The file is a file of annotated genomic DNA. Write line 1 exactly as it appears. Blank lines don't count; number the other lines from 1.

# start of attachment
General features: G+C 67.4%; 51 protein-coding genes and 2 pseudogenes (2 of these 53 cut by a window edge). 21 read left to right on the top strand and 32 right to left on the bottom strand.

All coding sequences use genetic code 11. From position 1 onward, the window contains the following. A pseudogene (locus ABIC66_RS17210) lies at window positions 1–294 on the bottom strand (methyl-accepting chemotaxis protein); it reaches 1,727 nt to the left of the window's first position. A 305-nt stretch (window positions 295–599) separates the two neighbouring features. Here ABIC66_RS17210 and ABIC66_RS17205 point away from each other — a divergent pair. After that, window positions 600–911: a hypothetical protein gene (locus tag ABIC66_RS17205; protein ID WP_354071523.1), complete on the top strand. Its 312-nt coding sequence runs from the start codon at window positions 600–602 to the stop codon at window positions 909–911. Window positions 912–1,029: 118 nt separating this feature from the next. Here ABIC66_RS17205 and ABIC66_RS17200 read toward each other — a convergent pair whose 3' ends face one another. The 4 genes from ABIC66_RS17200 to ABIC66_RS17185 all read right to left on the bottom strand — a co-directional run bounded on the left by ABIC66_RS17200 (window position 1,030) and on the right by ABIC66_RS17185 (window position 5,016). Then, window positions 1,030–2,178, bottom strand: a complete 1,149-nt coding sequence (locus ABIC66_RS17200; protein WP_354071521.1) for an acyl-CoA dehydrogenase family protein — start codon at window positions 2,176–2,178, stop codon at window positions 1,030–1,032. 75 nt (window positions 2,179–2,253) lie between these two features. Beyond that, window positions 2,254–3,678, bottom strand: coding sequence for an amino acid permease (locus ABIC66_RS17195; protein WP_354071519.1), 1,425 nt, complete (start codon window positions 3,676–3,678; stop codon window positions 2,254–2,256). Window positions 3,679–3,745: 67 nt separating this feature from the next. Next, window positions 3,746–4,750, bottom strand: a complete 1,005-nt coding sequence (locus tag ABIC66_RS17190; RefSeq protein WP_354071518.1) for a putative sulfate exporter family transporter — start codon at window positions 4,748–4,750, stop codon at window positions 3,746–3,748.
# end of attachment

General features: G+C 67.4%; 51 protein-coding genes and 2 pseudogenes (2 of these 53 cut by a window edge). 21 read left to right on the top strand and 32 right to left on the bottom strand.